Working with a mentor helps you take focused time out to work on the business, rather than in the business, developing a growth strategy and clear business development goals.
Former HR and Legal Director and Company Secretary, Graham Haworth, talks about how mentoring is great for both business leaders and the mentor too.
So, why did I decide to be a mentor?
The answer is quite simple. After working in the corporate world for too many years to mention, I decided I wanted to give something back. I felt I could give lots of down to earth, practical advice based on what worked well for me in my career, to other business owners.
I don’t like over complicating things, but delivering simple, strategic guidance helps businesses to thrive and prosper.
I’ve mentored many businesses. It’s great to see so many inspiring Lancashire business leaders, that despite the current economic challenges, are recognising it is also the perfect time to take their business to the next level and to make key strategic moves.
I love mentoring. You are in a unique position to be able to help and support someone and then see them thrive and grow – almost like seeing your children growing up. When I see this, it makes me feel extremely proud to have been able to help, support and advise in some small way.
It’s also interesting to see a business from the outside in, you are in a unique and privileged position to give an honest opinion without any previous knowledge. It’s always interesting when you talk to a business and discuss their plans, particularly if there is a certain reluctance to move forward.
I also firmly believe that people are the biggest ‘game changer’ for a business. Give them great leadership by giving them clear direction. Support them with the right tools, get out of their way and then let them get on with it. You’ll be astounded by the results.
A great question to ask is “What’s stopping you?”. The answer to the question can be quite revealing. It’s then a case of giving the business the belief and confidence to make that step. The other important element from a mentor’s perspective is to be able to actively listen and ask good questions. It’s also important that the mentor is there to support you. Support is absolutely fundamental.
Graham offers growth mentoring advice to business leaders in Lancashire as part of Boost’s Growth Mentoring Programme.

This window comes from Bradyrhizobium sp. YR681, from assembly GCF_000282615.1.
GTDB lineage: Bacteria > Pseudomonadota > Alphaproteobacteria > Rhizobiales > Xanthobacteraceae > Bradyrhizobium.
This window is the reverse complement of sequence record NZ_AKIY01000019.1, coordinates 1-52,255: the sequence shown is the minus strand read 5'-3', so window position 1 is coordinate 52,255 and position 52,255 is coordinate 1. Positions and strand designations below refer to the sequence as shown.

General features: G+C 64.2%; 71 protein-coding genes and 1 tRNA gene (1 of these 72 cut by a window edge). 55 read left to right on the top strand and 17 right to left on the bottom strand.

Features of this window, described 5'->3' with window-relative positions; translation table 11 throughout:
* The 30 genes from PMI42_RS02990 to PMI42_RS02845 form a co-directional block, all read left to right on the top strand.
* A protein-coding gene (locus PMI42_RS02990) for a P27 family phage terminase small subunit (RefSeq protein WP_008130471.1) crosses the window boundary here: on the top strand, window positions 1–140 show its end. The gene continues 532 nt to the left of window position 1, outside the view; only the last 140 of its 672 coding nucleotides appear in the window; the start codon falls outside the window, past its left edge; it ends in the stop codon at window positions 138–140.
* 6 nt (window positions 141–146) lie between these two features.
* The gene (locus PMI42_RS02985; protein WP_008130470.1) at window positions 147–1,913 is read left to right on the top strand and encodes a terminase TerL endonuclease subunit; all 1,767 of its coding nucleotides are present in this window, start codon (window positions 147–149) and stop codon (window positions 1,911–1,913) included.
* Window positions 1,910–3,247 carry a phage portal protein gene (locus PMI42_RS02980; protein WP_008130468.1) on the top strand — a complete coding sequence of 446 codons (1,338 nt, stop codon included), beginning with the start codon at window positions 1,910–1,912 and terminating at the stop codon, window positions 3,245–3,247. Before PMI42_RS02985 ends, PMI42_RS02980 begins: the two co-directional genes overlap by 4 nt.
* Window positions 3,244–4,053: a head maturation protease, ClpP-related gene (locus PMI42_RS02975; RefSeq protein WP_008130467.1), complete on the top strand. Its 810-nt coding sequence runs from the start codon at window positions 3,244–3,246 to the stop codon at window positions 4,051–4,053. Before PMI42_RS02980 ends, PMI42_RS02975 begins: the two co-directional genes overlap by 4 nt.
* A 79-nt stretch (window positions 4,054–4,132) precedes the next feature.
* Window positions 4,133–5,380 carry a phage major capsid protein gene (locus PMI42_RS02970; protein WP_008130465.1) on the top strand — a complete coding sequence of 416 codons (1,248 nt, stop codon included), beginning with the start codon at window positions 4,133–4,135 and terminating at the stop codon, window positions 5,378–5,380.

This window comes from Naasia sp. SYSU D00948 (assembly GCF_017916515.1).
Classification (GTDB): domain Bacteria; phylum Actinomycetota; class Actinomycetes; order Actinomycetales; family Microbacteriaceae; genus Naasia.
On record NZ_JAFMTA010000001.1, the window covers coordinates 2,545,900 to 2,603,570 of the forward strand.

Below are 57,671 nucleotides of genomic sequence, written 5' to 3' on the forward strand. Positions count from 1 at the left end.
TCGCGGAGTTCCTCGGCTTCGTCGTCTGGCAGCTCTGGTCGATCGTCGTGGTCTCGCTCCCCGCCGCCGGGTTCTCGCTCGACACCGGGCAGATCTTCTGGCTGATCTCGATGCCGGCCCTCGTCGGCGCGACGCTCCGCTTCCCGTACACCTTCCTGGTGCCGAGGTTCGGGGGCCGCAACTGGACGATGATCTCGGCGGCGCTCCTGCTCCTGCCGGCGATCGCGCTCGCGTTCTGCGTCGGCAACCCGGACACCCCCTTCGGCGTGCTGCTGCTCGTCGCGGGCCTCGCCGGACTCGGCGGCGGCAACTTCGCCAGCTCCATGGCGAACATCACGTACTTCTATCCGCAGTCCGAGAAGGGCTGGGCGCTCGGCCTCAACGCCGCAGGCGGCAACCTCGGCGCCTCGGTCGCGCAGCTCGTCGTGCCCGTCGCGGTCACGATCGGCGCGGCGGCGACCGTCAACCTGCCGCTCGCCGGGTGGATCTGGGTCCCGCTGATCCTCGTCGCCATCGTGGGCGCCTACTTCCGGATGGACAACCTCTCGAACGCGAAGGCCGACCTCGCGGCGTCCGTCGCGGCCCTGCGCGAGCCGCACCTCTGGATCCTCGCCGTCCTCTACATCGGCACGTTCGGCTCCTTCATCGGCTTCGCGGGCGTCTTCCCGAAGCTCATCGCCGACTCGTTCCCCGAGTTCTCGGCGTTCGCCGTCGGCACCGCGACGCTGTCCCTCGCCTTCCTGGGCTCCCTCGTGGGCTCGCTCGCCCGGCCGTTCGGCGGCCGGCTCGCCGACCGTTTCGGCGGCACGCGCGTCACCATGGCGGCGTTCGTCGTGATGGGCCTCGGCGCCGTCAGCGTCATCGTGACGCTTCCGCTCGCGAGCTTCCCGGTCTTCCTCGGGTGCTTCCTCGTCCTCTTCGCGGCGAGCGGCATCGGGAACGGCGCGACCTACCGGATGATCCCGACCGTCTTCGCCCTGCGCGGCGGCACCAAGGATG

What do business leaders gain from receiving mentoring advice?
Without doubt, if you are open and honest about your business, you will benefit greatly from receiving mentoring support. If you look at all the top sports stars in the world, they all have coaches or mentors who will point out where they need to improve and develop, offering encouragement and support where appropriate, as well as helping them make ‘marginal gains’ to improve.
You’ll also receive an open, honest view from someone (your mentor), who isn’t too close to the business. A business mentor will have lots of tried and tested tools in their locker and they genuinely want to help you. Equally, you’ll learns some great approaches and techniques to help you solve a multitude of things.
You’ll also get a confidant that you can go to and who will give you help, support or point you in the right direction. It’s important to be open, honest and authentic with your mentor, this will create a great working relationship.
Graham Haworth previously worked as the HR and Legal Director and Company Secretary at Crown Paints. In 2019 he stepped down to become a business mentor and set up his own consultancy business. He has an extensive professional expertise covering acquisitions, major restructures, business growth and transformation.
As a mentor and part of Boost’s extensive resource of business mentors, Graham enjoys helping business leaders create a clear purpose, a compelling strategy, improve colleague engagement and improve processes to create value and save costs within their business.
Discover how Graham helped CEO Andrew Wood to identify ways to grow his building and maintenance business and gain the confidence to make strategic decisions.